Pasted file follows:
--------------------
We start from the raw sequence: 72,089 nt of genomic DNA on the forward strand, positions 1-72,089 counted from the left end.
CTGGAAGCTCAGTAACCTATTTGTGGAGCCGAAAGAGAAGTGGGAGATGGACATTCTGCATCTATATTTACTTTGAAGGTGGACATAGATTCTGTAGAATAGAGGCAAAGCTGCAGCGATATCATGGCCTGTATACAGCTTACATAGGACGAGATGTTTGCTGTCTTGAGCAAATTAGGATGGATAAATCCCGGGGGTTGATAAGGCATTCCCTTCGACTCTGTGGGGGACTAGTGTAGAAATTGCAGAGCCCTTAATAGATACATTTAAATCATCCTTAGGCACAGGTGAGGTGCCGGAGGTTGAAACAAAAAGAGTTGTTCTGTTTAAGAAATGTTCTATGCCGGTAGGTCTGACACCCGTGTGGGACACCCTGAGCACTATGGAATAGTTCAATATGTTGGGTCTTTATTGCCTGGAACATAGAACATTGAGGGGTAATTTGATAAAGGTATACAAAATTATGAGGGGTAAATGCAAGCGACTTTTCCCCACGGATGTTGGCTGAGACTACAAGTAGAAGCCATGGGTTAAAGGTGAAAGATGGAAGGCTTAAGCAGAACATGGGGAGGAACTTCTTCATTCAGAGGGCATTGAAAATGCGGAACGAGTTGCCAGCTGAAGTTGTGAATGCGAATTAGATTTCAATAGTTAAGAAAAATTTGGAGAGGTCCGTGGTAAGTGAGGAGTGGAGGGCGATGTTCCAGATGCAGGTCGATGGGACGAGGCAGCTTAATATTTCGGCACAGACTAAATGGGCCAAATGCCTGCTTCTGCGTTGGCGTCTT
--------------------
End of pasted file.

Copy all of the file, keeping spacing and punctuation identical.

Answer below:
We start from the raw sequence: 72,089 nt of genomic DNA on the forward strand, positions 1-72,089 counted from the left end.
CTGGAAGCTCAGTAACCTATTTGTGGAGCCGAAAGAGAAGTGGGAGATGGACATTCTGCATCTATATTTACTTTGAAGGTGGACATAGATTCTGTAGAATAGAGGCAAAGCTGCAGCGATATCATGGCCTGTATACAGCTTACATAGGACGAGATGTTTGCTGTCTTGAGCAAATTAGGATGGATAAATCCCGGGGGTTGATAAGGCATTCCCTTCGACTCTGTGGGGGACTAGTGTAGAAATTGCAGAGCCCTTAATAGATACATTTAAATCATCCTTAGGCACAGGTGAGGTGCCGGAGGTTGAAACAAAAAGAGTTGTTCTGTTTAAGAAATGTTCTATGCCGGTAGGTCTGACACCCGTGTGGGACACCCTGAGCACTATGGAATAGTTCAATATGTTGGGTCTTTATTGCCTGGAACATAGAACATTGAGGGGTAATTTGATAAAGGTATACAAAATTATGAGGGGTAAATGCAAGCGACTTTTCCCCACGGATGTTGGCTGAGACTACAAGTAGAAGCCATGGGTTAAAGGTGAAAGATGGAAGGCTTAAGCAGAACATGGGGAGGAACTTCTTCATTCAGAGGGCATTGAAAATGCGGAACGAGTTGCCAGCTGAAGTTGTGAATGCGAATTAGATTTCAATAGTTAAGAAAAATTTGGAGAGGTCCGTGGTAAGTGAGGAGTGGAGGGCGATGTTCCAGATGCAGGTCGATGGGACGAGGCAGCTTAATATTTCGGCACAGACTAAATGGGCCAAATGCCTGCTTCTGCGTTGGCGTCTT